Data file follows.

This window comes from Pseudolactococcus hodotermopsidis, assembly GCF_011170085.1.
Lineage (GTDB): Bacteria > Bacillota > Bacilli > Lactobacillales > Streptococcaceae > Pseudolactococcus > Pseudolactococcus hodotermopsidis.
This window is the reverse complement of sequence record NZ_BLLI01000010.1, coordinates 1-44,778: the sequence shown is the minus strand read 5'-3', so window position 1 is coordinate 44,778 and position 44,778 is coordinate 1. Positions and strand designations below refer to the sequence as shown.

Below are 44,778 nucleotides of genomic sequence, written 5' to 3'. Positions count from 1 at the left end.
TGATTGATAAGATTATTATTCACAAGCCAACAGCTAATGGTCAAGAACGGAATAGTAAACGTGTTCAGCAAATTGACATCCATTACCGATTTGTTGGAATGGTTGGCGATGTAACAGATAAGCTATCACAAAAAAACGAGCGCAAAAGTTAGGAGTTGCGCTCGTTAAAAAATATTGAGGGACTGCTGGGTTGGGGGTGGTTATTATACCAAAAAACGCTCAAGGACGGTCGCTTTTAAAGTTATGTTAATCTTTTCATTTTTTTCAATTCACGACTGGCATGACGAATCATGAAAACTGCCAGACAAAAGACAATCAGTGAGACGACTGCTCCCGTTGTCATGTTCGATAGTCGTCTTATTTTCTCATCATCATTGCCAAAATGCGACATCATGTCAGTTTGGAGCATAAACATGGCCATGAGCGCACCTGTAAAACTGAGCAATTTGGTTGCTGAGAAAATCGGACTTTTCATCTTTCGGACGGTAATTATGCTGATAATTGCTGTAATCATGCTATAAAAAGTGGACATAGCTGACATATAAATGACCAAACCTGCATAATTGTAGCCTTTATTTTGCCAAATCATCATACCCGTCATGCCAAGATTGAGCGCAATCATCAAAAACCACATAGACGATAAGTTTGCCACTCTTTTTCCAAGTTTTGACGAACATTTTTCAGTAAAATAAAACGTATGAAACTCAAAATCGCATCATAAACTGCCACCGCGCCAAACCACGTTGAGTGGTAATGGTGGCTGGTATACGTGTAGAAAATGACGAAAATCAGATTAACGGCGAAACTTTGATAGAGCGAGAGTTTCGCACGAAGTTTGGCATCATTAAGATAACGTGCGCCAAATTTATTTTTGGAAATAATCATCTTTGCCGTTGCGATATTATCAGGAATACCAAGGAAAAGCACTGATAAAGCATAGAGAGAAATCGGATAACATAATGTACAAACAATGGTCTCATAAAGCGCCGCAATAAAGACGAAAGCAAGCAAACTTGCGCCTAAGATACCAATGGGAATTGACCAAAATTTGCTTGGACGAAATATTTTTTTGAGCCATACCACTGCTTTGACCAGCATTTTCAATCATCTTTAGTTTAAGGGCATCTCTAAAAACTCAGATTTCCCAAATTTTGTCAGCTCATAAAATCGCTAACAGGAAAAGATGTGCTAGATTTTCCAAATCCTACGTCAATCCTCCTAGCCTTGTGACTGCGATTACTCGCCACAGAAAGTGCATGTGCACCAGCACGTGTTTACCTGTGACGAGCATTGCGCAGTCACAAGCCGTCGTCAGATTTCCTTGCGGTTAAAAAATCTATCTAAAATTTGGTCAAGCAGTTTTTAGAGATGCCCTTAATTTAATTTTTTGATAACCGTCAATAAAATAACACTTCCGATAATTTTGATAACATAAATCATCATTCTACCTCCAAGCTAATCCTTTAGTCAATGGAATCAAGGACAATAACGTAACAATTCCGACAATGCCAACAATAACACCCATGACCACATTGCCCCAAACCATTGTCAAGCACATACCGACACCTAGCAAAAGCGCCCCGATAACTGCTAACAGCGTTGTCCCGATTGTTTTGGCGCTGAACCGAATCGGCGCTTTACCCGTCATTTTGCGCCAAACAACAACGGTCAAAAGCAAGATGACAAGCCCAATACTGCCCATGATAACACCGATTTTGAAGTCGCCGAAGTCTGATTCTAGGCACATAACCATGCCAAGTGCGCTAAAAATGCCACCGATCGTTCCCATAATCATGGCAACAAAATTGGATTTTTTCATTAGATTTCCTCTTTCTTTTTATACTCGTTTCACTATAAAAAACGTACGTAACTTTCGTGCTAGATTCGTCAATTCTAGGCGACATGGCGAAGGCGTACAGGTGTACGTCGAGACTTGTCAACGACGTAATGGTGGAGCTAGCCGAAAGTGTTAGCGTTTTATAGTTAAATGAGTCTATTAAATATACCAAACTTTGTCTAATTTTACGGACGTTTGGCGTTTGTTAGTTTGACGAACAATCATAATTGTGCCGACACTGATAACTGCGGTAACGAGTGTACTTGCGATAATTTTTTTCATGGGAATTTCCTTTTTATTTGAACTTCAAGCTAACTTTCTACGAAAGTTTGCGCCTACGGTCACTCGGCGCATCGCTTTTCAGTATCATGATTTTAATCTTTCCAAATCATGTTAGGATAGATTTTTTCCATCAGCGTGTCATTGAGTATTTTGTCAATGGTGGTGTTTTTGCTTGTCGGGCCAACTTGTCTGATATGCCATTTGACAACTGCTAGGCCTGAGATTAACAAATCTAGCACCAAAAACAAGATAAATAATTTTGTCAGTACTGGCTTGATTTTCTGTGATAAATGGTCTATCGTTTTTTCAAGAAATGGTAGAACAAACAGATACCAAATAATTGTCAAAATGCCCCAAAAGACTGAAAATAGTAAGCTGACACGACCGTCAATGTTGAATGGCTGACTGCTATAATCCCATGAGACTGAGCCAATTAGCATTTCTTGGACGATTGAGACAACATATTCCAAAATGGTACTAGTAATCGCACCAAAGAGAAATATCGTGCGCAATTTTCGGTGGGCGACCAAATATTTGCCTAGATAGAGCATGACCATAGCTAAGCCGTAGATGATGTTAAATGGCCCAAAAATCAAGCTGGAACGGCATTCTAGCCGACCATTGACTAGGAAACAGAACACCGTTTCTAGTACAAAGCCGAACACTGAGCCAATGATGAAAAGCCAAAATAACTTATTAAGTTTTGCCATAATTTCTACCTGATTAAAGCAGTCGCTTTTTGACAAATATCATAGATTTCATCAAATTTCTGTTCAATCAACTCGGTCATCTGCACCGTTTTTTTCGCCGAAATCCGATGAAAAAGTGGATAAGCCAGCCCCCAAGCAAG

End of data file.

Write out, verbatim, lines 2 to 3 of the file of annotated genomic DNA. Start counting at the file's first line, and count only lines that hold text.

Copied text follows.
Lineage (GTDB): Bacteria > Bacillota > Bacilli > Lactobacillales > Streptococcaceae > Pseudolactococcus > Pseudolactococcus hodotermopsidis.
This window is the reverse complement of sequence record NZ_BLLI01000010.1, coordinates 1-44,778: the sequence shown is the minus strand read 5'-3', so window position 1 is coordinate 44,778 and position 44,778 is coordinate 1. Positions and strand designations below refer to the sequence as shown.